There’s no argument that nuclear fusion, if realised, would bring about a total revolution in global energy, a solution to the environmental, geopolitical and economic challenges of modern power generation. The focus for decades has been on making this grand atomic vision a reality, which has proven an elusive goal, plagued by false dawns and a shifting timescale in which, like the Greek myth of Tantalus and his divine punishment, the fruit remains constantly out of reach.
Multinational defence company Lockheed Martin’s secretive development division Skunk Works, which has previously been responsible for the design of sophisticated military aircraft, made a noteworthy left turn in October this year by announcing its entry into the nuclear fusion race.
The company’s compact fusion reactor (CFR) project aims to carve out a shortcut on the path to fusion by dramatically reducing the size of the doughnut-shaped fusion reactor (also called a tokamak) used to contain the heat of the fusion process. While the tokamak at the multinational fusion project ITER in France will be a 23,000-tonne behemoth, the Skunk Works team is confident it can build a 100MW reactor, capable of powering a city of up to 100,000 people, small enough to fit on to the back of a truck.
Bold claims: accelerating fusion development
Skunk Works believes the reduction in size will accelerate the pace at which it can test its concept through multiple iterations as it works towards a working prototype within the next five years and the first operational reactor in the next 10. "Our compact fusion concept combines several alternative magnetic confinement approaches, taking the best parts of each, and offers a 90% size reduction over previous concepts," said Skunk Works’ compact fusion lead Dr Tom McGuire. "The smaller size will allow us to design, build and test the CFR in less than a year."
In a publicity video for the project, McGuire was bullish about the development momentum afforded by the CFR’s diminutive size, first as a power source for military aircraft and ships, then as a revolutionary clean energy device. "Ten years, we have great military vehicles," he said. "Twenty years, we have clean power for the world."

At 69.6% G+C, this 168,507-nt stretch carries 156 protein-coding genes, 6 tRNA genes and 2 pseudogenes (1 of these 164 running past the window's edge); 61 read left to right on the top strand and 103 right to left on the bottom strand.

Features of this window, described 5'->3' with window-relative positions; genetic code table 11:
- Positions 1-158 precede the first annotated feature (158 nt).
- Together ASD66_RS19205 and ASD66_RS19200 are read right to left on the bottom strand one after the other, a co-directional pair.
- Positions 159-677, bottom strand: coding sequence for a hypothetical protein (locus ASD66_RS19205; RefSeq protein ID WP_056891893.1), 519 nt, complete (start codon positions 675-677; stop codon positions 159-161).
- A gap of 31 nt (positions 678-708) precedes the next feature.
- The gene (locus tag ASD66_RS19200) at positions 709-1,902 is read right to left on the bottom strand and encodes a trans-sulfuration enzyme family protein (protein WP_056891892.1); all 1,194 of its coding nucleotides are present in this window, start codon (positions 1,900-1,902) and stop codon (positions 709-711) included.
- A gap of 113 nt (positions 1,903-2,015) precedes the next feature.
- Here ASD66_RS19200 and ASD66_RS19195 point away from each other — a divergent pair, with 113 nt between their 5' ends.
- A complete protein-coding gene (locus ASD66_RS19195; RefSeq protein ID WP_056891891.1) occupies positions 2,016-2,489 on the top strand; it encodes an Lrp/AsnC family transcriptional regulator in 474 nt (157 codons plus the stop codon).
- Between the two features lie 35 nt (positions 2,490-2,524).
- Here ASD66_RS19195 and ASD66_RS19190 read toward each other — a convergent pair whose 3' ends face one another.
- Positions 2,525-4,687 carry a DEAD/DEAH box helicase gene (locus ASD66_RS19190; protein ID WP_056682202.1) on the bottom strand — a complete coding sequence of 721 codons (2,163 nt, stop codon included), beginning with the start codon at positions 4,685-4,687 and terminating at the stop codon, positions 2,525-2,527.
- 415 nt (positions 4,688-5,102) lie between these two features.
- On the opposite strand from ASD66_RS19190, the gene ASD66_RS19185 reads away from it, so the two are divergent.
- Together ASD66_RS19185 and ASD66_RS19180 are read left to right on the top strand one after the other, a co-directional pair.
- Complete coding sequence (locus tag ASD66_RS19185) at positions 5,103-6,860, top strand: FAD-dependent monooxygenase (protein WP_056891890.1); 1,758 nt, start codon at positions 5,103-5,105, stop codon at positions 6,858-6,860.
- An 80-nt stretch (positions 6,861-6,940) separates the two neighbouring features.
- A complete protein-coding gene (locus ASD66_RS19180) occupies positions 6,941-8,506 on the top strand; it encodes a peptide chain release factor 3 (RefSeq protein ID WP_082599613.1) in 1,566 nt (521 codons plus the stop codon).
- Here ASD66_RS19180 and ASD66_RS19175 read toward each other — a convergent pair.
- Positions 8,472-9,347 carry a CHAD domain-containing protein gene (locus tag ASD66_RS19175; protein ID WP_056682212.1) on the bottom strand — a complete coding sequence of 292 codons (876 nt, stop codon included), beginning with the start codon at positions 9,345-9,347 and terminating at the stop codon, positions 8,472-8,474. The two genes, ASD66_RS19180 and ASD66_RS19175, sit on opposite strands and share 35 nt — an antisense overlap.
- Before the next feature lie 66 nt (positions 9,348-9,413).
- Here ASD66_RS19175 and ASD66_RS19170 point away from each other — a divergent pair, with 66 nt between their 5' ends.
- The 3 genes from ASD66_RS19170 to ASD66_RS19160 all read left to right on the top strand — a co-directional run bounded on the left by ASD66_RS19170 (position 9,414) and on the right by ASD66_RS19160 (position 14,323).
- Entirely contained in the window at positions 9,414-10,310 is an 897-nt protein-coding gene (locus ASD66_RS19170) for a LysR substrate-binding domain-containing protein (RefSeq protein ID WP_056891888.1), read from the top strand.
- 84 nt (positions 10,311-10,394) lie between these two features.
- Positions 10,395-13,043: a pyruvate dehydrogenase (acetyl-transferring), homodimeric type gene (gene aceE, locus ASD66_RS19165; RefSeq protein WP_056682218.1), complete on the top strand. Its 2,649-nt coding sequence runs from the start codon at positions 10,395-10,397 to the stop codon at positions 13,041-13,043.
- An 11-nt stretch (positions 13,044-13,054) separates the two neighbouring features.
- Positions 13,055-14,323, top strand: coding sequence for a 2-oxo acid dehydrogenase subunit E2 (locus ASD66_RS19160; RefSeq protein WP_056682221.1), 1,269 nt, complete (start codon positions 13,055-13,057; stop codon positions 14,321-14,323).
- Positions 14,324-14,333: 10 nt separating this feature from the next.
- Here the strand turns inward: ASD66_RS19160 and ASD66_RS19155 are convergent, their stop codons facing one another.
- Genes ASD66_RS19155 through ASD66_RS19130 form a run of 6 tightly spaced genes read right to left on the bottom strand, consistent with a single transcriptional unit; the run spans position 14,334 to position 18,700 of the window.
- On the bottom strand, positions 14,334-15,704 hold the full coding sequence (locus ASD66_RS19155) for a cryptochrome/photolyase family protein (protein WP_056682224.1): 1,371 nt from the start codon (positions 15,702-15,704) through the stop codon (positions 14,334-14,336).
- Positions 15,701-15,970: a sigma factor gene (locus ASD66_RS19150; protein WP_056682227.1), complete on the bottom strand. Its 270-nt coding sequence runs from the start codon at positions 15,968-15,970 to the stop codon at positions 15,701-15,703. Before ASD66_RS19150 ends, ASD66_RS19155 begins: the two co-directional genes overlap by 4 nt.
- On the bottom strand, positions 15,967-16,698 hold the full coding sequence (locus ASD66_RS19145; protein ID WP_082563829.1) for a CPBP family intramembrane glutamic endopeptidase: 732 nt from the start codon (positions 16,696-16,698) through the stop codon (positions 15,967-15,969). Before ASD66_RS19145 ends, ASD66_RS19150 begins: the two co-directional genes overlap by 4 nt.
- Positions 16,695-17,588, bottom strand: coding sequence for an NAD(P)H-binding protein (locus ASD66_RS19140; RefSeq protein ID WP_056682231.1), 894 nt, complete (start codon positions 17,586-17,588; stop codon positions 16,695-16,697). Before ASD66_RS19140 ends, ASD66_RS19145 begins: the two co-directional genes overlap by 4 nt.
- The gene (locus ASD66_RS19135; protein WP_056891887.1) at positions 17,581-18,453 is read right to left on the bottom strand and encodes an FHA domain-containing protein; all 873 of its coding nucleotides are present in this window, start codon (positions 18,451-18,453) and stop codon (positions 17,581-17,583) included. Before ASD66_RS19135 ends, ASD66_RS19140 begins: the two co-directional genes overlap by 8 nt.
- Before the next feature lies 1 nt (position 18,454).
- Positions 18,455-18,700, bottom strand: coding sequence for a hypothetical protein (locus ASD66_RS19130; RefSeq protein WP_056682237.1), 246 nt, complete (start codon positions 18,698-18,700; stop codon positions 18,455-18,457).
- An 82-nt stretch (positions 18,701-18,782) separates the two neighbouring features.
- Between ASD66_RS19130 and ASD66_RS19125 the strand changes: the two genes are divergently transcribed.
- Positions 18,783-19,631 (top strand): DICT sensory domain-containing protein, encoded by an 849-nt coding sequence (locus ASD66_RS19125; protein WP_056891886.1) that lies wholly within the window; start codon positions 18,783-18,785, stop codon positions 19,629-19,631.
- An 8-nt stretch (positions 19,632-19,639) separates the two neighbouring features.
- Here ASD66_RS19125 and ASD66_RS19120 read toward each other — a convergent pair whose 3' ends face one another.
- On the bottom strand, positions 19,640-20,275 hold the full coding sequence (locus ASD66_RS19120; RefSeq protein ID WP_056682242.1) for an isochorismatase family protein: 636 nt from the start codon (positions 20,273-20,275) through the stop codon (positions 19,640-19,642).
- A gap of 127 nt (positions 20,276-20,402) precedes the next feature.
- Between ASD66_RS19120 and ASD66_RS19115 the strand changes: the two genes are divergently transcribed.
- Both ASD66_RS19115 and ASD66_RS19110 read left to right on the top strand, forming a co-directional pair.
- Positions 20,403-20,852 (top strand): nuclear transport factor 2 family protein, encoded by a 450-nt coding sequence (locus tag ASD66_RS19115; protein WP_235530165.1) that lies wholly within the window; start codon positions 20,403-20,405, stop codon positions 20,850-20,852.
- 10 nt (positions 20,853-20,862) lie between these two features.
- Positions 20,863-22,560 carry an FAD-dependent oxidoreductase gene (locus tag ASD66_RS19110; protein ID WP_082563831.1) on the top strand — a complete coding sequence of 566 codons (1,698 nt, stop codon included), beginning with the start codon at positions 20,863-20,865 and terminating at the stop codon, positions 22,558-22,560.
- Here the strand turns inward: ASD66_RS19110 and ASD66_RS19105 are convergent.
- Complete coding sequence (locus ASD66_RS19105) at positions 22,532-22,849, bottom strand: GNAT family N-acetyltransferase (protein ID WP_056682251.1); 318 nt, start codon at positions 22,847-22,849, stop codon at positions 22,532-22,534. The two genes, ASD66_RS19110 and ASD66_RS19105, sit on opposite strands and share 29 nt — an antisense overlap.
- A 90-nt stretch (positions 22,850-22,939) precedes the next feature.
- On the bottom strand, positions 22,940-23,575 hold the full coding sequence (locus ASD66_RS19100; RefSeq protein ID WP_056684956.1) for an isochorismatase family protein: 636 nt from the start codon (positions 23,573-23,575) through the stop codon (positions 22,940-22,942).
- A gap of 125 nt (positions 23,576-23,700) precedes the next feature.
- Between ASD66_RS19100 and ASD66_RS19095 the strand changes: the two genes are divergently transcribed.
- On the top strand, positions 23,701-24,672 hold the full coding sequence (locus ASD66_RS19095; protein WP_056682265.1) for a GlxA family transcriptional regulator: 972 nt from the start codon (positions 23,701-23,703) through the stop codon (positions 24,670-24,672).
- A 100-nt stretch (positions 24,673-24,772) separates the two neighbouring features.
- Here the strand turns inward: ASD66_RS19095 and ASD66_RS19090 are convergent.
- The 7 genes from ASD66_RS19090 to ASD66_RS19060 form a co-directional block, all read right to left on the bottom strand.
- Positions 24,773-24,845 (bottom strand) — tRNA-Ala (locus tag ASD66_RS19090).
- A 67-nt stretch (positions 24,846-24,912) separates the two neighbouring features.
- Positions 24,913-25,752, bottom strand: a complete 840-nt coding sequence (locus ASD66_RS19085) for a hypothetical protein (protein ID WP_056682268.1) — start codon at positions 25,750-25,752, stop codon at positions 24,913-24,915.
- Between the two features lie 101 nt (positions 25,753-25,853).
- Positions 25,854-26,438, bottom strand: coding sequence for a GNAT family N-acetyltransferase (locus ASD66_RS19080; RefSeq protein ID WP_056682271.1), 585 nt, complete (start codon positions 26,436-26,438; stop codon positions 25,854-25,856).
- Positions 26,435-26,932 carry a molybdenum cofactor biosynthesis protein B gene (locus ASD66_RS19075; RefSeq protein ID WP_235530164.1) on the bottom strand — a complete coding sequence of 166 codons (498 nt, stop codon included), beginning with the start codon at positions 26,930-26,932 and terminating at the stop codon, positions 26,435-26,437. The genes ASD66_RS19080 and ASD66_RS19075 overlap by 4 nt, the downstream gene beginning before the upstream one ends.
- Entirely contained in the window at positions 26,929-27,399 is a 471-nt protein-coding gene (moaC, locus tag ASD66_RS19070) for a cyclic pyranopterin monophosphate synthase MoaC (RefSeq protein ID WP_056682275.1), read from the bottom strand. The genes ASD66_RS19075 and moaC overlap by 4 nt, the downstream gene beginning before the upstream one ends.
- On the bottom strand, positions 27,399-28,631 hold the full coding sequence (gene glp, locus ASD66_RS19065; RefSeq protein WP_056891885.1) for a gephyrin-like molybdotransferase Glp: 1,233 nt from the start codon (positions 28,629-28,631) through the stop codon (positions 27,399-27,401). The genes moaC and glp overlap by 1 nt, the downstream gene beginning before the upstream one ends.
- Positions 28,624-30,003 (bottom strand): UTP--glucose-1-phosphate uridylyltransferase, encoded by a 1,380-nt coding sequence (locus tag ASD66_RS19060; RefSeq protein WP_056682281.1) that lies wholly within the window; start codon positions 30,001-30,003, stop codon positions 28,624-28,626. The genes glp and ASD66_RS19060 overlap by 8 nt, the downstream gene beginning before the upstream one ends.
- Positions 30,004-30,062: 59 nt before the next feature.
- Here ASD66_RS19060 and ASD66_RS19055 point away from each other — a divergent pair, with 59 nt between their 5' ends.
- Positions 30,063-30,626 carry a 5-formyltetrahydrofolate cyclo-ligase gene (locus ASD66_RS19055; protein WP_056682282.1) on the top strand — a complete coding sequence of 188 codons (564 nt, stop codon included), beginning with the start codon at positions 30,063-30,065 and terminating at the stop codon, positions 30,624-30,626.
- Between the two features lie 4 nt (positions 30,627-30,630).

Given that the main milestones on the way to fusion have not yet been crossed and many fusion specialists speculate that fusion is unlikely to become a part of the world’s energy mix before 2050, this is a staggeringly bold claim.
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Creating fusion: a daunting challenge
The challenges for dozens of research teams around the world are significant. For successful fusion, the reactor must be able to achieve a temperature of at least 100 million degrees Celsius – far hotter than the core of the sun – and then have a confinement time long enough to create a self-sustaining reaction, thought to be around three seconds.
The closest anyone has come to achieving this confinement time is the Joint European Torus (JET) reactor at the Culham Centre for Fusion Energy in Oxfordshire, UK, which has hit a milestone of one second. And beyond that, there is the central quandary of releasing more energy through the fusion reaction than was used to create it in the first place.
This has never been done; again, the closest attempt was made by JET, where in 1997 a reaction yielded 16MW of fusion power from an input of 25MW. Given this kind of incremental progress, and the massive scale of projects like ITER, which intends to build a 30m tall experimental reactor by 2020 at a ballooning cost of around $50bn, it has become increasingly clear that the path to nuclear fusion will be a long, costly and high-risk endeavour. Unless, of course, the process can be disrupted by a team like Skunk Works.